Oh Boy! I've got some horror stories!!!!! How about the time I was working a subacute vent unit in Las Vegas. There was lighting storm. It was Labor Day. I took my orientee out to view the spectacular lightning show outside. Suddenly, the building behind us went BLACK. I thought to myself, "This can't be good!" I raced in the building. It was pitch black. I couldn't find a flashlight. I knew I had one in my bag. I dug around in the dark, under the desk. I finally found my bag which had a flashlight in it. I got it out. I directed my orientee to call the DON. All of the flashlights that we found did not work. After we found the emergency numbers, she started to call. I went to the first patient's room to find out that her ventilator had failed. No back up generator power and the battery on the vent had failed. Fortunately, I had a respiratory therapist helping me. He set her up with an ambu bag in the dark and started ventilations. I took over so he could move on to the next room. I hollared to my LPNs for help. One took over ventilations so I could move on to other rooms. On to the next room, it was the same situation. Over all, 6 out of 8 vent patients were needing mechanical ventilations. I called over to the long term care building. The generators were functioning over there, fortunately. I requested any help they could send. Several CNAs came over, got a crash course in how to ventilate patients with an ambu bag. They were marvelous.
Oh, it's not over yet....The patient I intervened with first, began having tremendous secretions, she was gurgling and struggling to get a breath through her trach. Since my portable suction only worked with electricity, I called 911 for help. When they arrived, they were obviously put out by my needs stating how there were important calls they needed to attend to. I demanded for them to suction the patient and get a clear airway for ventilations and that we were doing the best we could and we might need their assistance. They complied and stated, "Your on your own".
I came to my ambulatory and alert vent patient who was having difficulty with the mechanical ventilations. He was diaphretic, unable to verbalize and becoming very anxious. He was sweating, tachycardic and the air conditioning had failed on a very hot night. I called the hospital nearest to the facility. The triage nurse chastized me. They were not able to take all of our distressed vent patients. I assured her that we were handling the situation and would only send patients on an emergency basis. She decided to accept this patient. I had my orientee assisted me to get him ready for transport.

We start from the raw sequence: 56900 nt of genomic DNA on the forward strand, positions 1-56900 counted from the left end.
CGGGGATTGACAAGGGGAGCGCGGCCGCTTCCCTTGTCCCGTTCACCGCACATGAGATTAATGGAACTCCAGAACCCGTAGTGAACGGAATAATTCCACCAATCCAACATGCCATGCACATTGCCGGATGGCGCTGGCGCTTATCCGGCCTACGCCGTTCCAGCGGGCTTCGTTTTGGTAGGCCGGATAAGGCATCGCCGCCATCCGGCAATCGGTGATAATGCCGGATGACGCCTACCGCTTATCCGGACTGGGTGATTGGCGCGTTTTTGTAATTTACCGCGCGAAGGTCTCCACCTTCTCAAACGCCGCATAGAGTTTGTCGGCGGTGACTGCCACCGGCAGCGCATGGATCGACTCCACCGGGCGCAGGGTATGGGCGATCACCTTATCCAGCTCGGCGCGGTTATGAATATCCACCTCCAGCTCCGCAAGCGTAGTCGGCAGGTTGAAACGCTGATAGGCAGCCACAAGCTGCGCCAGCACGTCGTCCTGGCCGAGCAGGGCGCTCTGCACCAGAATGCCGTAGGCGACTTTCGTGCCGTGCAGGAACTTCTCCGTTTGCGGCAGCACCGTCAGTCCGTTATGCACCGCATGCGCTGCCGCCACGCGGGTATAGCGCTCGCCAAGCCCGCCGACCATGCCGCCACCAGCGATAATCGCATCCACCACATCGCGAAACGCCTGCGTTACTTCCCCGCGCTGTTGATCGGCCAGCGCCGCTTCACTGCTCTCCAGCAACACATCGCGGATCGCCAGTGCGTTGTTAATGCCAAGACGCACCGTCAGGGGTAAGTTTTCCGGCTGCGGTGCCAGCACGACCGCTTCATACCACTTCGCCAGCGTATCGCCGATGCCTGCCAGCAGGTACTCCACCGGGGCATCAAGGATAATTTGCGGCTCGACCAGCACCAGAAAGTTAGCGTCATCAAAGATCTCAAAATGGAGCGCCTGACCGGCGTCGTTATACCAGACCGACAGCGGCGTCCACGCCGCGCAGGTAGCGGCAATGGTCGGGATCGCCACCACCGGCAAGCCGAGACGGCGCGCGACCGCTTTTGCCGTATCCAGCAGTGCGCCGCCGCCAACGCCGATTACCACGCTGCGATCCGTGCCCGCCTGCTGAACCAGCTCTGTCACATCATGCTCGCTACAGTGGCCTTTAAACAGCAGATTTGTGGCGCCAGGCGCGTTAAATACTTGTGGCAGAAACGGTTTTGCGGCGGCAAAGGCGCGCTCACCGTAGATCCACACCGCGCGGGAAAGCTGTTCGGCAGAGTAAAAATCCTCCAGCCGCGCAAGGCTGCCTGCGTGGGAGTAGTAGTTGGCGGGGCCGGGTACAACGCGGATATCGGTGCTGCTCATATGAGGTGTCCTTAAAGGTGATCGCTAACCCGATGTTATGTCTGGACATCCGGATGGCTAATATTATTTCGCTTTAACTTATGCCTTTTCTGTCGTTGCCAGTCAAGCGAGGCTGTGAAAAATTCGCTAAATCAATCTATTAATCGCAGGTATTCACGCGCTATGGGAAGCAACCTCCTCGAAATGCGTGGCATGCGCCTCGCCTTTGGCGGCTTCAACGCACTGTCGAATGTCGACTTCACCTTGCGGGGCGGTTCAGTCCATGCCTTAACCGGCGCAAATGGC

In the mean time , the maintenance man had come along with the facility educator who lived very close. I asked the facility educator, "were can we find batteries for the flashlights". She explained, "batteries were not available due to previous problems with theft". After an hour or so of this calamity, we had intermitent power via generator. Unfortunately, the thermostat of the generator had burnt out. The maintenance man had burnt his arm trying to get this under control. We had intermitent power for several hours. Then the maintenance man took me outside in the pouring rain. He showed me how to kick start the generatoe so that we had auxilary power. I wished they had showed me this during my orientation just the month before.
The DON said, "You mean the call lights don't work?" The administrator came in within 2 hours to help. It was much appreciated. Oh well, the patients on two other wings had no emergency oxygen and were on flat air beds for four hours, but all patients survived without adverse effects. I quit a month later.
This was by far the worst experience I had as a nurse. I have more less exciting stories, but, unfortunately, they are all true. Shelly
Quote from Alpha13
Hope you guys don't mind sharing this. What was your worst nursing related experience? Could be dealing with a patient and something disgusting happening, or a fight with a coworker or something else. Looking forward to your replies